Preventing Addiction

There are prevention strategies that need to be implemented in order to stop addiction before it begins

Prevention is Key

In communities across America, substance use and abuse is becoming an all too common reality among young adults with little to no attempt at prevention.

According to the National Survey on Drug Use and Health, some children start using drugs at ages 12 or 13 years old. Meaning that many young adults start using commonly at a young age.

A young adult between the age of 12 and 13 years old is at risk for developing a substance use disorder if they begin to experiment at a young age. According to prevention specialist, David Fialko, young adults are at a high risk for developing a substance use disorder if they begin to experiment with drugs at a young age.

“The goal of prevention is to delay that on set of first use,” Fialko said. “The earlier that a person uses a substance, the more likelihood that they will end up using and abusing it more frequently and resulting in potential dependence or addiction.”

Preventing drug abuse among youth

In order to prevent drug use and abusive behavior before it starts, we need to incorporation prevention strategies into the everyday lives of young adults.

“I think we just need to figure out how to get the kids early enough,” Deborah Motika, head of quality assurance at DrugScan, said. “To think that the only time you could have fun is to get high there’s something wrong with that. Whether it be getting kids involved with sports, community activities or if religion helps or something like that — but a lot of it goes to the parents , it’s a shame, it really is.”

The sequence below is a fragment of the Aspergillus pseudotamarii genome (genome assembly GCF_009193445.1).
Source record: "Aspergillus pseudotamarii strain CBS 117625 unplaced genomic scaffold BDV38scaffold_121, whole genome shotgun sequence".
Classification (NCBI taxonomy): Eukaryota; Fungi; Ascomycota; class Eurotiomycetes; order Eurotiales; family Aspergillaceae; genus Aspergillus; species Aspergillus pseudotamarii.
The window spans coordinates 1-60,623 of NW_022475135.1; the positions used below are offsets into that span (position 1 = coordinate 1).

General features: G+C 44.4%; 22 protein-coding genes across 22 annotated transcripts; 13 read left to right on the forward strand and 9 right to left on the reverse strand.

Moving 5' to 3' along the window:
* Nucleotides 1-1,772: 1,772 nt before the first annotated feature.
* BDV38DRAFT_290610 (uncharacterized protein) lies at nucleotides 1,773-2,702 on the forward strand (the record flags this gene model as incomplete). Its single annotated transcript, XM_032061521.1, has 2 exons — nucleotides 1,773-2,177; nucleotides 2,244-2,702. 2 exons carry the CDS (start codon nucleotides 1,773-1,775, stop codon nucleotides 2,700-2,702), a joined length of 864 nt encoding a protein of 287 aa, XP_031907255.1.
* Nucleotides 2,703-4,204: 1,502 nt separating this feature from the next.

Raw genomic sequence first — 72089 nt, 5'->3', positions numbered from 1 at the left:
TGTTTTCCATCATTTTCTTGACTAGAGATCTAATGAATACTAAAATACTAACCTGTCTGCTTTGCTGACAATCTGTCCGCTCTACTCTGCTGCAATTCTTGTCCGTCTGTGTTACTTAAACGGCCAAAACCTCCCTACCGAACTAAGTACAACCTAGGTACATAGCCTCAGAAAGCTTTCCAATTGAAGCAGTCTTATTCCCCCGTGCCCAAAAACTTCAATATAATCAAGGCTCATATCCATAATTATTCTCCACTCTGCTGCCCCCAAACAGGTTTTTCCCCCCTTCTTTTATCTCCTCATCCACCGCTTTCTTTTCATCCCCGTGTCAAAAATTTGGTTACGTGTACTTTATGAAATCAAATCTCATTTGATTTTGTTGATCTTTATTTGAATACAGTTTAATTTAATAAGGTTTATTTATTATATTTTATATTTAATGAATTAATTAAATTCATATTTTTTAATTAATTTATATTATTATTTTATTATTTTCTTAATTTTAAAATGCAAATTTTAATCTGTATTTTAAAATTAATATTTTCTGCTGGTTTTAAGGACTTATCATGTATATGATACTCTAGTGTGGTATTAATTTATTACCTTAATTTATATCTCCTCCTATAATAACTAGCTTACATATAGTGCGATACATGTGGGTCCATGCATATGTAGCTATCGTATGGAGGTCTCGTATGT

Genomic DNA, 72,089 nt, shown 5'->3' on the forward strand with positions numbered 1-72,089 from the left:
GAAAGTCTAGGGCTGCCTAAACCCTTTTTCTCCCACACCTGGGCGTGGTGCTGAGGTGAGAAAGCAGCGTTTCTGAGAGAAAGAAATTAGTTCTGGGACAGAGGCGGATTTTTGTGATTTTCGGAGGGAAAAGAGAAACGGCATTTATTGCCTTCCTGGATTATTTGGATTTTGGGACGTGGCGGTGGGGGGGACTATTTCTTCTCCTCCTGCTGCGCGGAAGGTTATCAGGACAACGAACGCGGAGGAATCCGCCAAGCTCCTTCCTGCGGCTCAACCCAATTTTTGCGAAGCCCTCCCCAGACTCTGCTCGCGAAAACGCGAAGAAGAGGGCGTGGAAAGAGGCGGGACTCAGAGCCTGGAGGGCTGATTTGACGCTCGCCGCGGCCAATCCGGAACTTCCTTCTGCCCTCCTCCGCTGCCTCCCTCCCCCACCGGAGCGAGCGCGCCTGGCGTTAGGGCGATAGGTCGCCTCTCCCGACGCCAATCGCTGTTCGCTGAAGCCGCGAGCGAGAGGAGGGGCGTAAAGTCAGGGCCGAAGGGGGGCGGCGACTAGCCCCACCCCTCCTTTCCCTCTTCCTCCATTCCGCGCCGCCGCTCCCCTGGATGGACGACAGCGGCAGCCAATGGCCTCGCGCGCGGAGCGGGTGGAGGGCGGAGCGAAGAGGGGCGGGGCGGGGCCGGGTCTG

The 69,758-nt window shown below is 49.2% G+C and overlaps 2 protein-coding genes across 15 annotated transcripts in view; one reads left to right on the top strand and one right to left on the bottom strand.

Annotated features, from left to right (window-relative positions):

“I know at my son’s high school, his graduating class three of his classmates are now dead from heroin overdose and one was his best friend,” Motika said. “Why do some kids call into it and why do some manage to survive? I don’t know the answer to that either. If we could figure that out we can get this next generation half of this crazy belief that drugs are the answer to things.”

Establishing medication drop boxes and assuring that medication does not fall into the wrong hands are two strategies that parents and young adults should take seriously in their households.

“My goal is for physicians to understand that when they give their patients pain medication, they have to make sure they’re taking it. I’m not diverting it,” Motika said. “They have to test their patients and the doctors don’t understand that [because some people will sell it]. We’ve had situations where family members were stealing the drugs and administering other types of pain medications to their elderly family members like heroin.”

The drug abuse problem in America has become so large in scale. By taking small steps to decrease how many Americans may or may not engage in abusive behavior, we can become one step closer to finding a fix.

“There are 345 million people in America and there are 245 scripts written in-office for opioid pain medications last year. It is enough for a bottle in every family,” Fialko said. “We need to scale back.